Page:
SO how much plastic will YOU eat today?
I imagine your answer will be none. After all, why would you eat plastic? Yuck, right?
Well, yesterday we learned that we are all eating and drinking it, every single day.
The average person eats up to 120,000 tiny pieces of plastic each year. This plastic dust is released into the environment by products including bags and clothing.
The study, carried out by experts at the University of Victoria in Canada, is thought to be the first to estimate how much plastic humans consume — and it is truly shocking.
But recalling the sea of plastic laid out in front of me for a recent TV experiment, it is easy to understand why and how this can happen.
As part of the new three-part BBC documentary War On Plastic, I asked residents on a street in Bristol to bring out as much plastic as they could find in their homes — and revealed just how much can pile up in an average household.
And they are not alone. As part of the programme, I foolishly agreed to look at how much plastic is in my OWN home — and quickly realised it is everywhere.
Plastic is one of the biggest issues of our time. Like everyone else, I was affected by the shocking scenes in Blue Planet of a turtle caught in a plastic sack and dead birds with their legs entangled in plastic bags.
And after speaking to the residents on the street in Bristol, I quickly identified the biggest source of single-use plastics — the supermarkets.
More than a third of our plastic packaging comes from the ten leading supermarket chains. That is roughly 800,000 tonnes every year.
There is definitely some produce that needs plastic to stay fresh. But it seems to me more about shifting their products than giving us real choice.
Even if you want to buy stuff loose, you often can’t. And that is infuriating.
When residents on our street tried to buy food without the unnecessary packaging, they were horrified to discover that some supermarkets actually charge LESS for fruit and veg wrapped in plastic. Where is the incentive?
I contacted big businesses like these to challenge them about what they are doing to reduce the plastic in their products.
Of all the supermarkets we contacted, only Tesco agreed to a meeting. At its HQ, we were told of its trial to remove a selection of plastic-wrapped fruit and vegetable where loose alternatives are available.
This trial was only happening in two of its stores, though. And as Britain’s biggest retailer, it is a small drop in a plastic-polluted ocean.
The only effective way to get plastic out of our system is to reduce it. Greengrocers have been using traditional brown paper bags for decades.
Waitrose has launched a packaging-free trial at its Oxford store, allowing shoppers to fill their own containers with a range of products, such as pasta and cereal.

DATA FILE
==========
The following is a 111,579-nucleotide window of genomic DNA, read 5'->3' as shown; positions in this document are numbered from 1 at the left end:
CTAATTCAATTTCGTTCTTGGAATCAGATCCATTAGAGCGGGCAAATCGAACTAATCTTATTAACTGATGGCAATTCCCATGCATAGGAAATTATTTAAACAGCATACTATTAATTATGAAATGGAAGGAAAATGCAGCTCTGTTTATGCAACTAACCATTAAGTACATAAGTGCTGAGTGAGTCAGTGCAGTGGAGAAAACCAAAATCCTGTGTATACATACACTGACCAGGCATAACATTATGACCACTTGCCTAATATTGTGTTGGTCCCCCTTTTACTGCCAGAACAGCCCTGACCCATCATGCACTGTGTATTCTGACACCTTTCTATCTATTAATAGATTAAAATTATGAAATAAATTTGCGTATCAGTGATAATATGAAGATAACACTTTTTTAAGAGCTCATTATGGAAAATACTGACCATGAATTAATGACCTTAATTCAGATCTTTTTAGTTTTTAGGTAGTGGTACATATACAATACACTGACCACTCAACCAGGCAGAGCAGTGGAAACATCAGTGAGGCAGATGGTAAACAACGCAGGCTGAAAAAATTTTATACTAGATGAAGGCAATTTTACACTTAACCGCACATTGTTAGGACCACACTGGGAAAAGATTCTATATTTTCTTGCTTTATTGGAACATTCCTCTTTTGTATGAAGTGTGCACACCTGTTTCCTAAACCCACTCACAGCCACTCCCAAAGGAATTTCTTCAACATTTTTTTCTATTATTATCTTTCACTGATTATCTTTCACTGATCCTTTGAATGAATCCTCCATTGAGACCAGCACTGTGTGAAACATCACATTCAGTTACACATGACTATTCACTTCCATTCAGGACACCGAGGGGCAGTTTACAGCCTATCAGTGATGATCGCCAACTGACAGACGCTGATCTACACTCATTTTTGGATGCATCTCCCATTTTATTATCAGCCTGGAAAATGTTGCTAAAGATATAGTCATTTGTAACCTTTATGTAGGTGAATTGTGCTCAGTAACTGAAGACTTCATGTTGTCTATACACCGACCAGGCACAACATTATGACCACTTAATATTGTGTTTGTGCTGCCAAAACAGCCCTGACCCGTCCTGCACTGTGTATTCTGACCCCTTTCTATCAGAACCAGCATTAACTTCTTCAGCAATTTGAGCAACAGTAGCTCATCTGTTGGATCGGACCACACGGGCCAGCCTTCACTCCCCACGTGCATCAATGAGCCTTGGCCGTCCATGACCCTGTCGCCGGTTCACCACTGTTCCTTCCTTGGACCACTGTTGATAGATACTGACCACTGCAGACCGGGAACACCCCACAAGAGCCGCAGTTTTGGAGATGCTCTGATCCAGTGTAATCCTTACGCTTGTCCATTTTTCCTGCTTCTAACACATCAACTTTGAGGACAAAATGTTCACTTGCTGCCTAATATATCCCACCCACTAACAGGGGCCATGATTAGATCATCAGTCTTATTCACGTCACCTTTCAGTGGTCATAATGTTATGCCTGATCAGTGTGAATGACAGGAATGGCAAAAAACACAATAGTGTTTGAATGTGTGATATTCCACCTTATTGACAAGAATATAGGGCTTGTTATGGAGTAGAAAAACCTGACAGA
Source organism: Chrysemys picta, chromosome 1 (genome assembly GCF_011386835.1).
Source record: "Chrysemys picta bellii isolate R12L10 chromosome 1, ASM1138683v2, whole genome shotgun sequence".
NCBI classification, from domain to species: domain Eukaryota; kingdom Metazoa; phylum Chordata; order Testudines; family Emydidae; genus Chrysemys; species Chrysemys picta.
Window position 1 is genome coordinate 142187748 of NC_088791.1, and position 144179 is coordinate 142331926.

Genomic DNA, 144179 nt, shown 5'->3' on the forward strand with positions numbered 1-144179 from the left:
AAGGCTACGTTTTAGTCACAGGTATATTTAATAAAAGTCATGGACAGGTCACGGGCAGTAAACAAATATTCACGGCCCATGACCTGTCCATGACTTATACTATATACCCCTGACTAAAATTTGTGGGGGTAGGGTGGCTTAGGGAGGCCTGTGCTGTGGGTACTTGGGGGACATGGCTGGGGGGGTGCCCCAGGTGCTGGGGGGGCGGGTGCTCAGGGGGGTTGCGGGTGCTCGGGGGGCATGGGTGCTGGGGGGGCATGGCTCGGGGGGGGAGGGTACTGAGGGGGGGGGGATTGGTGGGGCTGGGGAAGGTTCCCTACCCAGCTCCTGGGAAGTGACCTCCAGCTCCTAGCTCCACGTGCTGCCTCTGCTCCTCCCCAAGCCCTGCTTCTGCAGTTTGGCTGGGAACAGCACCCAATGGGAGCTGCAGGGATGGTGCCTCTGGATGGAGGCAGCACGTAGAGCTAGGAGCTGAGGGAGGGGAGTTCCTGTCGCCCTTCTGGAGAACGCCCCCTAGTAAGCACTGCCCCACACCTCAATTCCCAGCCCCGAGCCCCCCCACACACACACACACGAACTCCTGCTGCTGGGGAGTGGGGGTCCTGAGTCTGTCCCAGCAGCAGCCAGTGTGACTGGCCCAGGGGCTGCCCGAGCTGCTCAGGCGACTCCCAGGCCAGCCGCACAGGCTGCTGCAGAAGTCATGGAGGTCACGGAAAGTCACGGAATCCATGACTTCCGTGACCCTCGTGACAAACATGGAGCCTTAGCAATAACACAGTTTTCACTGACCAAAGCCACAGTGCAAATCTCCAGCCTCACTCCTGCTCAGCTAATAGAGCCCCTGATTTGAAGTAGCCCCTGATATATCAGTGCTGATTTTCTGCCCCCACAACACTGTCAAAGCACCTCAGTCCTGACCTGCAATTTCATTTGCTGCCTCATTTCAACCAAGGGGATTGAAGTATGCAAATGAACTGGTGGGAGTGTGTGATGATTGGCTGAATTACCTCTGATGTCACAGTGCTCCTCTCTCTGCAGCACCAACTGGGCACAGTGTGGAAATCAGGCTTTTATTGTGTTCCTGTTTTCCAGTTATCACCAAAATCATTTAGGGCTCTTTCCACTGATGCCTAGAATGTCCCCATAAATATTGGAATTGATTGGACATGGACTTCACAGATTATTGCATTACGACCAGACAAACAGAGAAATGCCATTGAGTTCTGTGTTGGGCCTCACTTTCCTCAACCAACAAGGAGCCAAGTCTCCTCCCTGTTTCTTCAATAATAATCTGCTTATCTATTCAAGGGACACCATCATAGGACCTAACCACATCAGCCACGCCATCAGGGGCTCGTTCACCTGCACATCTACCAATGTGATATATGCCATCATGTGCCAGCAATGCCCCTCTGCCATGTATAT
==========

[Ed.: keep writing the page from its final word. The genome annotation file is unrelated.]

This is a brilliant idea and shoppers are even being offered an incentive, with products in its unpacked refill stations being up to 15 per cent cheaper. It is something all supermarkets should be doing.
And as consumers, there is so much we can do too.
Tell supermarkets what you really think of the piles of plastic they use and even hand it back — yes, supermarkets say they are happy to dispose of unwanted plastic for us.
I am not saying all plastics are bad, including those that use “greener” materials such as bioplastics. But we should all try to reduce the amount of single-use plastic we get through — because once it has served its purpose, it is just thrown away.
We need to start by changing our shopping habits.
Each year Brits use 13 BILLIION plastic bottles, and with each taking 450 years to decompose, it is little wonder they are the most common item of litter to wash up on our beaches.
You could drink the water in your toilet — that is how wealthy our country is — yet we still choose to buy bottled water.
JUST BEING DUMPED
Scientists say it is no better for us than tap water. And during the programme, my co-presenter Hugh Fearnley-Whittingstall carries out a cheeky experiment which reveals unsuspecting members of the public couldn’t even tell the difference.
It is not just bottles, though. As the biggest toy distributor on the planet, McDonald’s is a major culprit. The toys you get in Happy Meals are the most disposable bits of tat.
Many parents will tell you children play with them for a few minutes then they are chucked away.
It’s often also hard to know what plastic can be recycled, with nearly half of people admitting to arguing about what is and isn’t recyclable.
Since China stopped accepting rubbish from around the world, Malaysia has become one of the biggest importers of British waste plastics.
Hugh travelled to Malaysia to investigate what happens to it. Instead of being recycled, he finds piles of our plastics rotting on illegal dumps.
It is a disturbing sight and among the 20ft-high mountain of plastic are local authority-branded recycling bags.
So we are doing our bit by putting it in the recycling bin, then it is being dumped in another country to become someone else’s problem.
But it is our problem.
The dump also contains millions of tiny, ground-up bits of plastic that will go into nearby rivers and affect marine life, spreading the pollution far and wide.
We can’t ignore the damage plastic is doing to our planet. We all need to do our bit to help turn the tide.
- War On Plastic With Hugh And Anita, BBC1, June 10, 9pm.